Dogs that bark at every little thing, or nothing, can try the patience of even the most devoted owner, not to mention the neighbors. While you work to stop your dog's barking, it may be helpful to understand exactly why he feels the needs to make so much noise.
Dogs bark to keep others off of their territory and to warn you if someone or something is getting too close. While you may not see or hear anything, it doesn't mean your dog doesn't. Dog's senses are much stronger than humans, so your pup may be responding to something you're missing. Observe him while he is barking -- does he seem to focus on one area, cock his head or prick his ears? If so, he is probably responding to some outside stimulus.
Your dog may be barking because he is scared. Does he come to you or retreat to his crate frequently while barking? If so, he, like the dog that barks for protection, may be hearing or seeing something you cannot. His reaction, however, is not aggression, but fear.
Some dogs bark because they are bored. If your dog spends long hours alone, either inside or outside the home, he may start barking just to express his boredom and frustration, or to try to get attention, no matter how negative it is. Fortunately, if your dog is barking out of boredom, you can probably make some lifestyle adjustments to help quiet him down.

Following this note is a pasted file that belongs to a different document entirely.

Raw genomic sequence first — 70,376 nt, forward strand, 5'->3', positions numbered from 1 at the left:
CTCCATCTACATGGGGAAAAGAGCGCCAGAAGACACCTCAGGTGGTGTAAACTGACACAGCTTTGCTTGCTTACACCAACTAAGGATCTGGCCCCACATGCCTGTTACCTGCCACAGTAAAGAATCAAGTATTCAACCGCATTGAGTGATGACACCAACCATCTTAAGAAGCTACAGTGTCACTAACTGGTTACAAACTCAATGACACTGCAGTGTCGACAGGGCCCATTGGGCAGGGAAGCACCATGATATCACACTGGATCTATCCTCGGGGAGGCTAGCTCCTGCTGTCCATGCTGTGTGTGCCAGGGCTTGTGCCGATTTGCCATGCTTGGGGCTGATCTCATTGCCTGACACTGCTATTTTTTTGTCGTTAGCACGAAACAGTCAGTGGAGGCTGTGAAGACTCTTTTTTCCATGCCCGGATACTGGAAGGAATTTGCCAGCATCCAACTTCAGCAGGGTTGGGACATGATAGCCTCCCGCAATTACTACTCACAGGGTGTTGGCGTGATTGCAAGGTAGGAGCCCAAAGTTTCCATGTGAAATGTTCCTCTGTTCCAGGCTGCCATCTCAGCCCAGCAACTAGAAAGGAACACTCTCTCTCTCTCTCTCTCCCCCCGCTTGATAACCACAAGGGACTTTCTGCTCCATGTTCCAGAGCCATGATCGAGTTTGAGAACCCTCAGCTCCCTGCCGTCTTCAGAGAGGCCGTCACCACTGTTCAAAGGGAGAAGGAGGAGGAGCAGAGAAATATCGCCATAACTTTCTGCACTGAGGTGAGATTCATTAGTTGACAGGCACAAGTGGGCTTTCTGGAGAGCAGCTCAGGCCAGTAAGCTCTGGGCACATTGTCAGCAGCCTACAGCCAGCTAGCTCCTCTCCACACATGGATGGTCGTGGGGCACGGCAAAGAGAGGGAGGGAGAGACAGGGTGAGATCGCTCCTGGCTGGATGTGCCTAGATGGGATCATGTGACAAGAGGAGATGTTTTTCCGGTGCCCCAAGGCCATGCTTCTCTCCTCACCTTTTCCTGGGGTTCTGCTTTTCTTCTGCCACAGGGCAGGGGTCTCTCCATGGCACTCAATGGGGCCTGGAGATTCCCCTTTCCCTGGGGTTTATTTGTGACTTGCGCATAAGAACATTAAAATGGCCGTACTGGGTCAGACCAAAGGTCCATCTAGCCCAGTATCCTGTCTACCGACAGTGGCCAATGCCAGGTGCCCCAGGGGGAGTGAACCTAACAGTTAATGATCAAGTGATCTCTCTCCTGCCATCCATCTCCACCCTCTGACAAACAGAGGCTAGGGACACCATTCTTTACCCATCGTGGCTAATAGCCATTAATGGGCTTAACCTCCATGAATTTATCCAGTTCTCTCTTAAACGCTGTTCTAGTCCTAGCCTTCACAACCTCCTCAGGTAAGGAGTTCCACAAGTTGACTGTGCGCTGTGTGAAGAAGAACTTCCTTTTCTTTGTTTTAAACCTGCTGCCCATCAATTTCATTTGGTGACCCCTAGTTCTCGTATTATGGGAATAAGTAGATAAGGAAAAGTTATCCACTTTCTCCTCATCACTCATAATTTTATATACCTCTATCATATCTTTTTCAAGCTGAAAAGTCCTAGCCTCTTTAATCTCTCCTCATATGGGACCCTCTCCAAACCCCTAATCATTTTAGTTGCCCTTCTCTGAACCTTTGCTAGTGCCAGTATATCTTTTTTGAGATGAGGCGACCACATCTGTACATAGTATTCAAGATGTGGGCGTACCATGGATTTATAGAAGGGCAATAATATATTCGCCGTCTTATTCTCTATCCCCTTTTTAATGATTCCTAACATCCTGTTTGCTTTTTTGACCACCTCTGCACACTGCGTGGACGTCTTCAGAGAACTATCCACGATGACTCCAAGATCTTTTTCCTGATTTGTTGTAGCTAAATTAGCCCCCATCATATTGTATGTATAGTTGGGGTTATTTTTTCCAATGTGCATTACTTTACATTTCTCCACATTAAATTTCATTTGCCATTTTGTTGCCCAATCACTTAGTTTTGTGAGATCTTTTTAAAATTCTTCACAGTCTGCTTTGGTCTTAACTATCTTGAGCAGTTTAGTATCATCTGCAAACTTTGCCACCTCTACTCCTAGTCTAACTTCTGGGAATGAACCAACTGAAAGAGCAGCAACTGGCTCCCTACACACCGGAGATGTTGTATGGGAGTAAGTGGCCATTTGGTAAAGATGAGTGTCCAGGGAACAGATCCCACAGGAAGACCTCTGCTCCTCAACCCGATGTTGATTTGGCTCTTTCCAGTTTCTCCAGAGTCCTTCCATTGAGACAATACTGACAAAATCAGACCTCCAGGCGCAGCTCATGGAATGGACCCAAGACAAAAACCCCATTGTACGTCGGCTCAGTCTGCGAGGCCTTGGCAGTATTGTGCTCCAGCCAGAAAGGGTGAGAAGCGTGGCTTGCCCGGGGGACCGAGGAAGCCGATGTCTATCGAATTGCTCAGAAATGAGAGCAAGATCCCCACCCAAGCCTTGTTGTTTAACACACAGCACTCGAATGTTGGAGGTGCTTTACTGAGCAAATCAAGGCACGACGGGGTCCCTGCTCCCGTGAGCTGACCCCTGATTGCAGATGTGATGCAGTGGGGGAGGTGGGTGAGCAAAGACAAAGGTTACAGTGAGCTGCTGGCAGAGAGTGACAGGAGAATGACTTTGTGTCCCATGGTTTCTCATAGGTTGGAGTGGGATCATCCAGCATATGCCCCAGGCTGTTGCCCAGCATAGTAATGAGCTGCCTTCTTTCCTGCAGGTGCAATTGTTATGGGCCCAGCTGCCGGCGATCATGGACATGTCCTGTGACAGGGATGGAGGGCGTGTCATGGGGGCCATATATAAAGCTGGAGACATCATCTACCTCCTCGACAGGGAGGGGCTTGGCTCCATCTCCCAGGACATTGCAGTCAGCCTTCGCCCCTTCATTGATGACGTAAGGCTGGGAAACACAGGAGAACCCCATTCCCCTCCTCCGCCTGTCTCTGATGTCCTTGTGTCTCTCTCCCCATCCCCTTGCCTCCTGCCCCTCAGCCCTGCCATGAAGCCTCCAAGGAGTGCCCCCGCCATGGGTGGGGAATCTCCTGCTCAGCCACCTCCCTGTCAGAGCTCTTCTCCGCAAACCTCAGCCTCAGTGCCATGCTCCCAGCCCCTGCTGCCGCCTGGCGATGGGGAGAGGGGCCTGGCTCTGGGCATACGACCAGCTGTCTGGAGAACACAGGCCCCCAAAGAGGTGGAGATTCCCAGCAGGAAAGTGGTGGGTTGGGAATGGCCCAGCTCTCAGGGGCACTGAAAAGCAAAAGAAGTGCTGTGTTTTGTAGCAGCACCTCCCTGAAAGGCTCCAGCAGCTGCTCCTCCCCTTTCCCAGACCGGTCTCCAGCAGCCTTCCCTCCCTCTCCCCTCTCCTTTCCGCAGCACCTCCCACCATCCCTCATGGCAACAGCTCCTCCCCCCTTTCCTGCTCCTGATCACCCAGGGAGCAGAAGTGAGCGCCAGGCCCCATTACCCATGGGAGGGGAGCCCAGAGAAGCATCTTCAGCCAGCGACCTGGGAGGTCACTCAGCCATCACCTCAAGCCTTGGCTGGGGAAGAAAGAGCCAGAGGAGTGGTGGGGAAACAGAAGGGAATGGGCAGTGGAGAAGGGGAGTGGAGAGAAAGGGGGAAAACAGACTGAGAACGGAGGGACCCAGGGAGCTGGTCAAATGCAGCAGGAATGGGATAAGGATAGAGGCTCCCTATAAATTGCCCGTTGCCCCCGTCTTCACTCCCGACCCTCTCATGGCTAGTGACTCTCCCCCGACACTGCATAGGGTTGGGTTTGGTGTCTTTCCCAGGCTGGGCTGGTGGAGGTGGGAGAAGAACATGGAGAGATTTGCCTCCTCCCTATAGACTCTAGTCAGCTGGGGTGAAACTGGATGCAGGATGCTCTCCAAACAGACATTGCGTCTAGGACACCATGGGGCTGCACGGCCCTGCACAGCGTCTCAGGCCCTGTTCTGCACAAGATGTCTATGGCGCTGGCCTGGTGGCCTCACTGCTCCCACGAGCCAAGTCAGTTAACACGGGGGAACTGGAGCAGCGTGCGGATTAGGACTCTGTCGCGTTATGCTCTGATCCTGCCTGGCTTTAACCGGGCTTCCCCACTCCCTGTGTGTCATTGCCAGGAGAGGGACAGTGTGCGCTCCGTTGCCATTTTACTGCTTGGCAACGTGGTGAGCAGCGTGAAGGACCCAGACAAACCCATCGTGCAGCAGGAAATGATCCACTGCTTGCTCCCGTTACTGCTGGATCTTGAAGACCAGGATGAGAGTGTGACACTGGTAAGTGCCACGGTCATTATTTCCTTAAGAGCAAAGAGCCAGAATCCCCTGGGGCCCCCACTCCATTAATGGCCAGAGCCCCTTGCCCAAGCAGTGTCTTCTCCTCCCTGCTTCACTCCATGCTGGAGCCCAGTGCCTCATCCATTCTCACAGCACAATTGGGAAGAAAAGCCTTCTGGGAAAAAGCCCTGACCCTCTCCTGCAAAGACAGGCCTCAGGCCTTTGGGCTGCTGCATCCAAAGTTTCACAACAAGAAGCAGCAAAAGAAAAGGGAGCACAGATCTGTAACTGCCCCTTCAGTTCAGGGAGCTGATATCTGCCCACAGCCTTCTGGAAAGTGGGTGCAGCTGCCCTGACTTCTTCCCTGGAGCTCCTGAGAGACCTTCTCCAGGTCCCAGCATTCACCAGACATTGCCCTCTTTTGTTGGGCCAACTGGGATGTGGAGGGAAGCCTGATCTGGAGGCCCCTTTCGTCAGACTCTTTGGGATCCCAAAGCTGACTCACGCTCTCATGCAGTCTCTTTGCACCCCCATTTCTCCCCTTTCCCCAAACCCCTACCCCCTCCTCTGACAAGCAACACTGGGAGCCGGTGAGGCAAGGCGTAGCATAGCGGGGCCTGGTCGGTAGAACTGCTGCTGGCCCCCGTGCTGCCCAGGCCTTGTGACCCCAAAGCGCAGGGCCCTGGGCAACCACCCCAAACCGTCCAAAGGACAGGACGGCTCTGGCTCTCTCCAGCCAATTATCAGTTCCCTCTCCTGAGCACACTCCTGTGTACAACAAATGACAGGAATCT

Daily walks are a great way to work off excess energy as well as stimulate his mind. Short, energetic play sessions interspersed throughout the day, such as throwing a ball or playing tug-of-war, can also alleviate boredom and make him more content.
Dogs bark as a greeting and to get attention. This is how they communicate with you and others. If your neighborhood has other dogs that are vocal, your dog may join in the conversation, and you will have trouble putting a stop to that. Spending time with your dog so that he doesn't feel the need to vocalize can reduce barking, but some dogs are naturally more vocal than others.
Some dogs bark because they experience separation anxiety. This is different from boredom or an attempt to communicate. Aside from barking, whining or howling when left alone, dogs suffering from separation anxiety often engage in destructive chewing and scratch at doors and windows. Even if your dog is reliably housetrained, he may have accidents when left alone if he suffers from separation anxiety. Leaving an article of your clothing for your dog to use as bedding, being nonchalant about leaving the house and coming home and providing puzzle-type toys to keep him busy while you are gone can minimize separation anxiety.
If after observing your dog, you still feel that he is truly barking at nothing, he may be exhibiting compulsive behavior. These dogs often pace the fence line or walk in circles while barking. A dog that is exhibiting compulsive behavior may show improvement with an increase in mental and physical activity, but typically require treatment from a veterinarian or animal behaviorist to put a stop to the problem.
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